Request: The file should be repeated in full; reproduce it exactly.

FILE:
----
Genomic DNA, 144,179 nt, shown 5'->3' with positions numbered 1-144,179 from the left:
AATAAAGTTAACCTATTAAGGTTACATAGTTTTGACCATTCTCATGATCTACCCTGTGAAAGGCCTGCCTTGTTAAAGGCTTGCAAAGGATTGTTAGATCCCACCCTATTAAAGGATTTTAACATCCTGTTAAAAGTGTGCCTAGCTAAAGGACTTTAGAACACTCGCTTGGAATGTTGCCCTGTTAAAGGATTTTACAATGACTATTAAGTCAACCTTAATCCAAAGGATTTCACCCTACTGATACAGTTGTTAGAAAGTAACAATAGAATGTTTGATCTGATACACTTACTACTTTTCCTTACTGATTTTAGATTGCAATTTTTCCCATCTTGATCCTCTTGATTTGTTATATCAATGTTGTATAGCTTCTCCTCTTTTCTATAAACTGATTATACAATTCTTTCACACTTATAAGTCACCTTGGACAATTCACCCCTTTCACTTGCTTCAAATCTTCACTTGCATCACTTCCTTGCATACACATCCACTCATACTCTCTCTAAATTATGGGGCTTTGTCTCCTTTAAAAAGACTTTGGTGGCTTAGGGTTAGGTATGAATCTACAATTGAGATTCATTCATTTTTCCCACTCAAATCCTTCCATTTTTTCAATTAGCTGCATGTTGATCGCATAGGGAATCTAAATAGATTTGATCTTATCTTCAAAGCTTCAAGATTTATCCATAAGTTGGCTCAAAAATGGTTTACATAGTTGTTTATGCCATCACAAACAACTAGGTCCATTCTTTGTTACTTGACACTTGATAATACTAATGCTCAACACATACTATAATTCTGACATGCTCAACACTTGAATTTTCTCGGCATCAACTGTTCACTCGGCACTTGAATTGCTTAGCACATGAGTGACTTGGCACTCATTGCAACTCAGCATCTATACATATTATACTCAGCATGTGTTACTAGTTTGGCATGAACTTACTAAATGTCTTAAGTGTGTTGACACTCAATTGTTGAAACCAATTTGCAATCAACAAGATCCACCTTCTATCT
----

Genomic DNA, 144,179 nt, shown 5'->3' with positions numbered 1-144,179 from the left:
AATAAAGTTAACCTATTAAGGTTACATAGTTTTGACCATTCTCATGATCTACCCTGTGAAAGGCCTGCCTTGTTAAAGGCTTGCAAAGGATTGTTAGATCCCACCCTATTAAAGGATTTTAACATCCTGTTAAAAGTGTGCCTAGCTAAAGGACTTTAGAACACTCGCTTGGAATGTTGCCCTGTTAAAGGATTTTACAATGACTATTAAGTCAACCTTAATCCAAAGGATTTCACCCTACTGATACAGTTGTTAGAAAGTAACAATAGAATGTTTGATCTGATACACTTACTACTTTTCCTTACTGATTTTAGATTGCAATTTTTCCCATCTTGATCCTCTTGATTTGTTATATCAATGTTGTATAGCTTCTCCTCTTTTCTATAAACTGATTATACAATTCTTTCACACTTATAAGTCACCTTGGACAATTCACCCCTTTCACTTGCTTCAAATCTTCACTTGCATCACTTCCTTGCATACACATCCACTCATACTCTCTCTAAATTATGGGGCTTTGTCTCCTTTAAAAAGACTTTGGTGGCTTAGGGTTAGGTATGAATCTACAATTGAGATTCATTCATTTTTCCCACTCAAATCCTTCCATTTTTTCAATTAGCTGCATGTTGATCGCATAGGGAATCTAAATAGATTTGATCTTATCTTCAAAGCTTCAAGATTTATCCATAAGTTGGCTCAAAAATGGTTTACATAGTTGTTTATGCCATCACAAACAACTAGGTCCATTCTTTGTTACTTGACACTTGATAATACTAATGCTCAACACATACTATAATTCTGACATGCTCAACACTTGAATTTTCTCGGCATCAACTGTTCACTCGGCACTTGAATTGCTTAGCACATGAGTGACTTGGCACTCATTGCAACTCAGCATCTATACATATTATACTCAGCATGTGTTACTAGTTTGGCATGAACTTACTAAATGTCTTAAGTGTGTTGACACTCAATTGTTGAAACCAATTTGCAATCAACAAGATCCACCTTCTATCT